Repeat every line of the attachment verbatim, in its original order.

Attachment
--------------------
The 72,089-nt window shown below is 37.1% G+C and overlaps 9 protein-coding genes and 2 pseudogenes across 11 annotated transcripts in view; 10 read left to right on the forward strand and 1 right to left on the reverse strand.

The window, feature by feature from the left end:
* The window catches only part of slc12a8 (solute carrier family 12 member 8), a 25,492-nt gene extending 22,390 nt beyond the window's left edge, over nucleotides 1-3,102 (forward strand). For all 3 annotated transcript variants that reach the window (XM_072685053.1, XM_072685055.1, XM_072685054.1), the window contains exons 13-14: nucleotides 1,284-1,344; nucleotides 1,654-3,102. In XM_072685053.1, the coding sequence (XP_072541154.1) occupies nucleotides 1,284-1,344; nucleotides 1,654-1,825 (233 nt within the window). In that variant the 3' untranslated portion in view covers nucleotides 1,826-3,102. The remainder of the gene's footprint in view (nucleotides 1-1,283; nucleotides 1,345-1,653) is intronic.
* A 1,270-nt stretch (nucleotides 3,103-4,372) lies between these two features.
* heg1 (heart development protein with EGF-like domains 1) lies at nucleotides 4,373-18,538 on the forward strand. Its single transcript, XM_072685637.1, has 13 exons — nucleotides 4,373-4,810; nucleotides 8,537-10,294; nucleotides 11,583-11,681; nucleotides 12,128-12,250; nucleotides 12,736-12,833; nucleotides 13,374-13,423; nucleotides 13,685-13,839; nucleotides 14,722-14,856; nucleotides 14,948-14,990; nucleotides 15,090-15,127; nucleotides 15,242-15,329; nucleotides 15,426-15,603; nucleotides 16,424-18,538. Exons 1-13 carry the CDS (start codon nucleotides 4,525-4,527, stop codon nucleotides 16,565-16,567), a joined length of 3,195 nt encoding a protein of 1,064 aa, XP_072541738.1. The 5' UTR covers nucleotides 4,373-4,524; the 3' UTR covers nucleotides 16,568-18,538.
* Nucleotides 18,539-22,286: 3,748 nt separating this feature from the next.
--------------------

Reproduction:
The 72,089-nt window shown below is 37.1% G+C and overlaps 9 protein-coding genes and 2 pseudogenes across 11 annotated transcripts in view; 10 read left to right on the forward strand and 1 right to left on the reverse strand.

The window, feature by feature from the left end:
* The window catches only part of slc12a8 (solute carrier family 12 member 8), a 25,492-nt gene extending 22,390 nt beyond the window's left edge, over nucleotides 1-3,102 (forward strand). For all 3 annotated transcript variants that reach the window (XM_072685053.1, XM_072685055.1, XM_072685054.1), the window contains exons 13-14: nucleotides 1,284-1,344; nucleotides 1,654-3,102. In XM_072685053.1, the coding sequence (XP_072541154.1) occupies nucleotides 1,284-1,344; nucleotides 1,654-1,825 (233 nt within the window). In that variant the 3' untranslated portion in view covers nucleotides 1,826-3,102. The remainder of the gene's footprint in view (nucleotides 1-1,283; nucleotides 1,345-1,653) is intronic.
* A 1,270-nt stretch (nucleotides 3,103-4,372) lies between these two features.
* heg1 (heart development protein with EGF-like domains 1) lies at nucleotides 4,373-18,538 on the forward strand. Its single transcript, XM_072685637.1, has 13 exons — nucleotides 4,373-4,810; nucleotides 8,537-10,294; nucleotides 11,583-11,681; nucleotides 12,128-12,250; nucleotides 12,736-12,833; nucleotides 13,374-13,423; nucleotides 13,685-13,839; nucleotides 14,722-14,856; nucleotides 14,948-14,990; nucleotides 15,090-15,127; nucleotides 15,242-15,329; nucleotides 15,426-15,603; nucleotides 16,424-18,538. Exons 1-13 carry the CDS (start codon nucleotides 4,525-4,527, stop codon nucleotides 16,565-16,567), a joined length of 3,195 nt encoding a protein of 1,064 aa, XP_072541738.1. The 5' UTR covers nucleotides 4,373-4,524; the 3' UTR covers nucleotides 16,568-18,538.
* Nucleotides 18,539-22,286: 3,748 nt separating this feature from the next.